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Little Things Make Up Big Things: Small Actions You Can Take Today to Make a Big Difference Tomorrow

We have been hearing about climate change and how we, as a planet, are heading towards our destruction for years.  So why is it so difficult for so many to make meaningful changes that will save our home?  

 

It’s interesting how we can think of ourselves as being “too small” to make a difference, yet “big enough” to allow our own needs and wants to supersede those of the future generations. 

 

In our minds, the size of the issue in comparison to the effects we can create, good or bad, feels negligible. It’s hard for us to imagine how the sacrifice on our part in the short term will result in a healthier planet years from now. We think, “I’m only one in eight billion, I can hide within the masses”. 

 

“People in general are positive to climate change and carbon neutrality but these can be abstract concepts and remote to many people’s daily lives,” says UN Environment climate change expert Niklas Hagelberg.  

 

On the other hand, we overvalue the benefits we get in the present, because there is a selfish part in all of us, that is too lazy to care. That part either denies there is a problem, thinks it’s someone else’s problem, or puts off addressing the problem.   

 

It requires humility to accept ownership of our part of the problem before we can commit to be a part of the solution.  Together with a sense of gratitude for Mother Earth and the recognition of its value, it becomes easier to adjust the way we live and make our behaviors more planet friendly. 

 

Viewing the fight against climate change as behavior change brings the issue more down to earth and doable. Choosing to do your part despite what others might do will make you inherently happier, and you can take pride in being part of the solution.  

 

In the information age, it’s easy to find out different ways to reduce our carbon footprint. Here are three changes out of the many to make your behaviors greener: 


Throw Out Less Food 

 

Food wastes account for 8-10% of greenhouse gas emissions, and more than half of our food waste comes from households. We are all guilty of throwing out food at one point or another, and part of the problem is not being able to see what is in front of the fridge.  The solution, as counter intuitive as it seems, is to put foods that go bad faster in the front.  If you can see it, you can eat it.  It saves you money and lessens the methane gas created by decomposing organic waste.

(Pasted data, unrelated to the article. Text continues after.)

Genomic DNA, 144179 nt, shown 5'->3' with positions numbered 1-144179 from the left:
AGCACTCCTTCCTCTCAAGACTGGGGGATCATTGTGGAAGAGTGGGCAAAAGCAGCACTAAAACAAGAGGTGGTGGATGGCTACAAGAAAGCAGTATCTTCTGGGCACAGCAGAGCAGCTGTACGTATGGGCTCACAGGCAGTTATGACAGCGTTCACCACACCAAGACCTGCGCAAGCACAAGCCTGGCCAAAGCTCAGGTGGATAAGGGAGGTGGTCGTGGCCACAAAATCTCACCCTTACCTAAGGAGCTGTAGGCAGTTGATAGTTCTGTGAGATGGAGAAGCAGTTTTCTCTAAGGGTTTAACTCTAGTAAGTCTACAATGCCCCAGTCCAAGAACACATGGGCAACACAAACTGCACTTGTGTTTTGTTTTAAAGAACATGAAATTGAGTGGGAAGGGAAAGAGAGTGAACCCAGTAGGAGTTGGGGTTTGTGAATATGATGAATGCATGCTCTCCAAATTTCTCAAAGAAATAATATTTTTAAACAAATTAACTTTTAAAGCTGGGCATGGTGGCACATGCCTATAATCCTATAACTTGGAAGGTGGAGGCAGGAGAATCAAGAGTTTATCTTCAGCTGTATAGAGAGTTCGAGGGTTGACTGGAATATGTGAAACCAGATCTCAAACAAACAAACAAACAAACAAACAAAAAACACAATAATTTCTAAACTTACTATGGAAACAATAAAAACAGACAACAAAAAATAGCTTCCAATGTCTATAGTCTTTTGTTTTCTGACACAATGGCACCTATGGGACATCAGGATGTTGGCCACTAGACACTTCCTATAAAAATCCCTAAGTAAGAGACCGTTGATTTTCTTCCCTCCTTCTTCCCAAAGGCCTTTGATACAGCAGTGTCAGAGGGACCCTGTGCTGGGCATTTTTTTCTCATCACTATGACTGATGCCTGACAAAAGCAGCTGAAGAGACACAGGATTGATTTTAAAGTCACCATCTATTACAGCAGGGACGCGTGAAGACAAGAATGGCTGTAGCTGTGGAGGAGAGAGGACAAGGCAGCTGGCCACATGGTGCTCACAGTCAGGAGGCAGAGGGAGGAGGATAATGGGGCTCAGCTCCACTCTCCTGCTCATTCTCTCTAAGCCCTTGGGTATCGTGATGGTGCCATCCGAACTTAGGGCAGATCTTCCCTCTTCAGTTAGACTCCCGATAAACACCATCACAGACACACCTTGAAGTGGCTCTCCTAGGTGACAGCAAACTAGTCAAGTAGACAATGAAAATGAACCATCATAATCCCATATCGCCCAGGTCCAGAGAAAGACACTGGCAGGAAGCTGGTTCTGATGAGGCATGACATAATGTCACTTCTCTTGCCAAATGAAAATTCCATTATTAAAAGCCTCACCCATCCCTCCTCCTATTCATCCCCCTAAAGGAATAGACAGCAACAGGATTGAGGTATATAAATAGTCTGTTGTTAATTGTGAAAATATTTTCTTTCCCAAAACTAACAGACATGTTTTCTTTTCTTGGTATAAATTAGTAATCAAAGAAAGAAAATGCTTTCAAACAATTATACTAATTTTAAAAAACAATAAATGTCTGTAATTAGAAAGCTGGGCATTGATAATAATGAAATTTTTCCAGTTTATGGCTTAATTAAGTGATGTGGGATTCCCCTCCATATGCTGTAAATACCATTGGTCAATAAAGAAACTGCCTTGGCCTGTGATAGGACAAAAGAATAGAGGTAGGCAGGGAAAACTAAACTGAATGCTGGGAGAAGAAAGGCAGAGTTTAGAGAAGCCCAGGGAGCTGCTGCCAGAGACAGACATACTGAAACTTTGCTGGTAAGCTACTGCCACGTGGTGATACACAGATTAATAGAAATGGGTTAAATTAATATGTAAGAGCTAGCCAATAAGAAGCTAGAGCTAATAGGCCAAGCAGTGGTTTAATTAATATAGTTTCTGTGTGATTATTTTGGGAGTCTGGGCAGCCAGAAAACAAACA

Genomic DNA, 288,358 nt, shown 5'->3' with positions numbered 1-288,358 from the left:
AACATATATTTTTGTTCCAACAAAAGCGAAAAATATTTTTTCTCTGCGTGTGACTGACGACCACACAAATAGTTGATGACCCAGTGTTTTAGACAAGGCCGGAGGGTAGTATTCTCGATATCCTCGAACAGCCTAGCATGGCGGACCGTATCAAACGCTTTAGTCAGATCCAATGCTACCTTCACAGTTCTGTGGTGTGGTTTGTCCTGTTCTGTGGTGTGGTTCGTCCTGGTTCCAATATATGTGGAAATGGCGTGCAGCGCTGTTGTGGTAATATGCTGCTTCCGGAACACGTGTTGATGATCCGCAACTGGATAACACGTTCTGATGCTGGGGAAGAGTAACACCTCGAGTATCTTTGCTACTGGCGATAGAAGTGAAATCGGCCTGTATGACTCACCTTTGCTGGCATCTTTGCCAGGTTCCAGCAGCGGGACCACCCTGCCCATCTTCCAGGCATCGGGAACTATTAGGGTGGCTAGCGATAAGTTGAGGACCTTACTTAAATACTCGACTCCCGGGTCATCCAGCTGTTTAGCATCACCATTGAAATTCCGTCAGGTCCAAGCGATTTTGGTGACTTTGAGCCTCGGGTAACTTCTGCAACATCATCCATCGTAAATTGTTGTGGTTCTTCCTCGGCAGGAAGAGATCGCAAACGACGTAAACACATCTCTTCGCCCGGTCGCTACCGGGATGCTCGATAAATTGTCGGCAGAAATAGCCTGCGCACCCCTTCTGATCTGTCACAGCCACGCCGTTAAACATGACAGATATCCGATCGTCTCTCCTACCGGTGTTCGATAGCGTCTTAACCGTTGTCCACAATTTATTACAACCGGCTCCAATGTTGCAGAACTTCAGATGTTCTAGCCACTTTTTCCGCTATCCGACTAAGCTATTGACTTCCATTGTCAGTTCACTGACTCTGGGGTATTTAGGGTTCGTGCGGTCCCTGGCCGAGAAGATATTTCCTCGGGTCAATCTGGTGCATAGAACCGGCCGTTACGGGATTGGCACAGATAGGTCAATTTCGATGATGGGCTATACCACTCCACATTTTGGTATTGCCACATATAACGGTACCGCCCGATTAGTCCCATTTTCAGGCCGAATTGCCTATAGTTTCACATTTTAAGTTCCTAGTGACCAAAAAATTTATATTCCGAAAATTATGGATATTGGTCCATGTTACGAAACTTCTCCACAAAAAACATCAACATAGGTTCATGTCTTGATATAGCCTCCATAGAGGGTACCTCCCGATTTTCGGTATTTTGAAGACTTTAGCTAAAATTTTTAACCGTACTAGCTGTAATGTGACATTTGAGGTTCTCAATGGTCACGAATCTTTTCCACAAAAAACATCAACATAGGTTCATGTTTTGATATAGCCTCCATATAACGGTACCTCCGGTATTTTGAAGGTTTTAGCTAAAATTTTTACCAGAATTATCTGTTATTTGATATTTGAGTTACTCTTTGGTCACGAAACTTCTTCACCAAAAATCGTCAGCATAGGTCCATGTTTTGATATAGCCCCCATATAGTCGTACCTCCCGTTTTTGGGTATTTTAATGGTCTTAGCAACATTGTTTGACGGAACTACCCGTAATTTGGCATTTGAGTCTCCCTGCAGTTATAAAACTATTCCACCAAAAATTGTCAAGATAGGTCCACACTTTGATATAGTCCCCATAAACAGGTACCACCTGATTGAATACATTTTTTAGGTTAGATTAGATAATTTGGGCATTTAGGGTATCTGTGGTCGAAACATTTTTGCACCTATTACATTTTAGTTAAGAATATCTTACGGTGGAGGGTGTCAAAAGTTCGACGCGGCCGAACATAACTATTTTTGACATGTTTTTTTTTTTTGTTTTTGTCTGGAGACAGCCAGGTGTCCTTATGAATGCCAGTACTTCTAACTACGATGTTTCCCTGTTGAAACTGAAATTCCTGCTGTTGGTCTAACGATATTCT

Make Meat a Treat 

 

Eating a more plant-based diet and treating meat like an indulgence is good for your body and the planet.  Animal agriculture is responsible for 18% of all greenhouse gas emissions and beef production sits at the top of the list of producers of methane.  Making adjustments to your diet to reduce the amount of meat has a big impact.  A study done by the European Union found making ⅔ of meals vegan could cut food-related carbon emissions by 60%.   

 

Maybe you are not ready to make ⅔ of your meal’s vegan, maybe just one meal a week or one day a week?  However you start, it is the commitment towards changing for the better you should be proud of.   

 

Vegetables have a bad rep for not being tasty, but knowing how to cook them can make a world of difference in your appreciation for them.  A simple and easy way is to roast them.  Roasting vegetables brings out their natural sugars and intensifies flavors.  Adding herbs and spices up their game even more, making veggies the star and not the afterthought.   

 

Buy Better, but Buy Less 

 

Consider buying things (within your budget) of better quality over things that are cheaper in both price and quality.  That way, what we own lasts longer, and can reduce the amount we consume.   

A big contributor to greenhouse emissions is the fashion industry– 10%, which is more than the shipping and aviation industry combined.  To meet the Paris Accord target to keep the rise in global temperature below 1.5 °C (34.7 °F), fashion production needs to be cut by 50%.   

 

For consumers, that means owning 74 garments, 20 outfits, and buying five new things a year.  If that seems like an impossible ask, you can buy second hand or repair what you have.  The times you are buying new, look for ethical brands that have a reputation of good quality.   

 

You might feel like David is going after Goliath fighting a problem as immense as climate change. Sure, it’s easy to feel discouraged by the seemingly inconsequential effects of one person’s change in behavior.  But it is not hopeless, we can influence one another to build up a force for change. 

 

According to Rare, a conservation organization, scaling up green behavioral changes could reduce about one-third of the projected global emissions between 2020 to 2050. 

 

We can be optimistic about the future, if each of us recognizes our own power and makes choices that show our gratitude for the planet that sustains us. 

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